First, a little disclaimer: although the number of taxi drivers featuring in this post may make it look like I spend my whole life in Beijing taxis, the reason drivers feature so strongly here is that they are notoriously opinionated and chatty. You’re almost guaranteed an interesting conversation with every ride. Actually, I only spend half my life in taxis.

So, according to the Chinese public, where is the Lotus-Eater from and why? Here are the most common guesses I get.

England

Let’s start with England because I don’t think any Chinese person has ever guessed this correctly. Perhaps this is because:

1. There aren’t many of us around

2. Calling someone English seems to be a bit of an insult

I’ve been paid some lovely backhanded compliments by way of being told ‘you don’t look English’. For example, one taxi driver guessed I was French.

Taxi driver: Why did I guess you’re French and not British? Because all British people are fat.

Me: I thought it was Americans who are fat?

Taxi driver: Oh, no, all Americans are fat of course but so are English people.

Talking to a Chinese friend about stereotypes of British people, I was also told that I could pass as coming from another country because British people have very broad faces and rough features.

Russia

Because Russians are blond. And because Russians are the only Caucasians who can speak Chinese. It’s a communist thing.

The Soviet Union

The Soviet Union is apparently still knocking around, according to certain members of the older generation who haven’t picked up a newspaper in a while.

Germany

Because Germans are blond. And because Germans are smart enough to learn Chinese. Actually, I have met a lot of Germans in Beijing so statistically speaking it’s also a smart guess.

Norway

Because Norwegians are blond.

America

Because Americans are everywhere. And only Americans have the dollar to take taxis, which is where I get a lot of my guesses from. A nice soft power move on the part of HM Government might be to sponsor my taxi rides thereby demonstrating the might of Britain’s economy to the Chinese people.

One of the most honest responses I’ve ever got was from a taxi driver who took it upon himself to teach me a few home truths about Americans and Brits.

Taxi driver: Where are you from?

Me:  Guess.

Taxi driver: America? Britain?

Me:  Yes, Britain. Why do you guess that?

Taxi driver: Why did I guess that? I’ll tell you why. Not everyone will tell you but I will. It’s because you all look the same.

Me: Oh, really?

Taxi driver: Yes, I can always tell. You look exactly the same. [Getting increasingly excited] Your faces! What you wear!  [Shakes his head knowingly and drives on into the smog satisfied in the knowledge of having enlightened another ignorant foreigner.]

Mixed Race Chinese

This was the biggest shock and a guess I’ve heard a good three or four times. The ability to speak intermediate Mandarin apparently means you’re a candidate for having at least one Chinese parent. Even then, it is pushing it a bit as I look not even a little bit Chinese.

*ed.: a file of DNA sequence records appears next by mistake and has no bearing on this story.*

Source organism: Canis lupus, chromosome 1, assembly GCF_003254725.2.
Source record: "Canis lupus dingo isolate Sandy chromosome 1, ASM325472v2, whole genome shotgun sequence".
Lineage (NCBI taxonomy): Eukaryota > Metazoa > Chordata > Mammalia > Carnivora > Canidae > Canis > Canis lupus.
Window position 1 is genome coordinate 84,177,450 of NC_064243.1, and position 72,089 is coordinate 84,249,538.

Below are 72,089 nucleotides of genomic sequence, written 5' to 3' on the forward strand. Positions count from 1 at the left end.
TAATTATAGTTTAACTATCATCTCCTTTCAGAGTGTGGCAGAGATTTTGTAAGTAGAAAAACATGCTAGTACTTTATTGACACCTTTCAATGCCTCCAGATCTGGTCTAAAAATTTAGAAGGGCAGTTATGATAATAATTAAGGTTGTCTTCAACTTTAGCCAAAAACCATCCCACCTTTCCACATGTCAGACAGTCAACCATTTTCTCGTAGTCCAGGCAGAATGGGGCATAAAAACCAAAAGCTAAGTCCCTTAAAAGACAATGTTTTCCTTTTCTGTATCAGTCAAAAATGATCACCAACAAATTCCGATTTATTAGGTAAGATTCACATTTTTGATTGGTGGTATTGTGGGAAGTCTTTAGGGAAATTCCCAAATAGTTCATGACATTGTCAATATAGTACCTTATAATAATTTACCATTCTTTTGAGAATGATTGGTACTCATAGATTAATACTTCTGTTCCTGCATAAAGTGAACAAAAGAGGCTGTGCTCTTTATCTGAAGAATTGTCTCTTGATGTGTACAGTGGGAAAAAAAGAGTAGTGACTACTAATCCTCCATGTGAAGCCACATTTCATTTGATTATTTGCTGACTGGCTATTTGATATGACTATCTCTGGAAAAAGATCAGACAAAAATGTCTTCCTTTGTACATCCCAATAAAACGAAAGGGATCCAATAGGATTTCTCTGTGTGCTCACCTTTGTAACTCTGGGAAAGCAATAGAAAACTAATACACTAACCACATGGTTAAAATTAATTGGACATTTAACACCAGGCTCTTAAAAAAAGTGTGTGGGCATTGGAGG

I was once asked ‘Are you Chinese?’ by an earnest shopworker in a bakery after placing an order in Mandarin.

‘What?’ I replied, in a sudden attack of wit as the people in the queue behind me began cackling at him.

‘Why would you ask that? In what way does she look Chinese? What a stupid question. You ShǎGuā 傻瓜 [my favourite insult meaning ‘blockhead’, literally: ‘stupid melon’].’

‘I was confused!’ claimed the shopworker, throwing his hands up in the air. ‘She was speaking Mandarin!’

Another time, a joke I once made to a martial arts teacher about being Cantonese went a bit far when he took it seriously. He explained that he thought I was half-Chinese and that maybe the reason my Mandarin wasn’t fluent was that Cantonese is actually my first language. A girl can dream.

Who’s the Fairest of Them All?

Judging by my current experience, I would say that the biggest compliment seems to be to call someone Chinese, with Russian/Soviet coming in second place, and British usually a downright insult or at least a conversation stopper.

Which brings me on to Brexit (all roads do, after all, lead to Brexit).  After the monarchy, Brexit is probably the best thing that has happened to Britain from a conversational point of view. If you’re not asked about Kate and William, or your opinion on Brexit, the sad truth is that you will have little else to discuss regarding the land of the morbidly obese and the fat-featured. You’d be better off discussing the Soviet Union’s latest Five Year Plan and agricultural output for 2016.

What’s In A Name?

The Chinese language is great at nicknames. Everyone seems to have one. People who have just met often give each other familial nicknames like ‘aunty’ or ‘uncle’. I’ll often get called ‘big sister’ (JiěJiě 姐姐) by younger children, who are often called ‘little friends’ or (小朋友 XiǎoPéngYǒu ).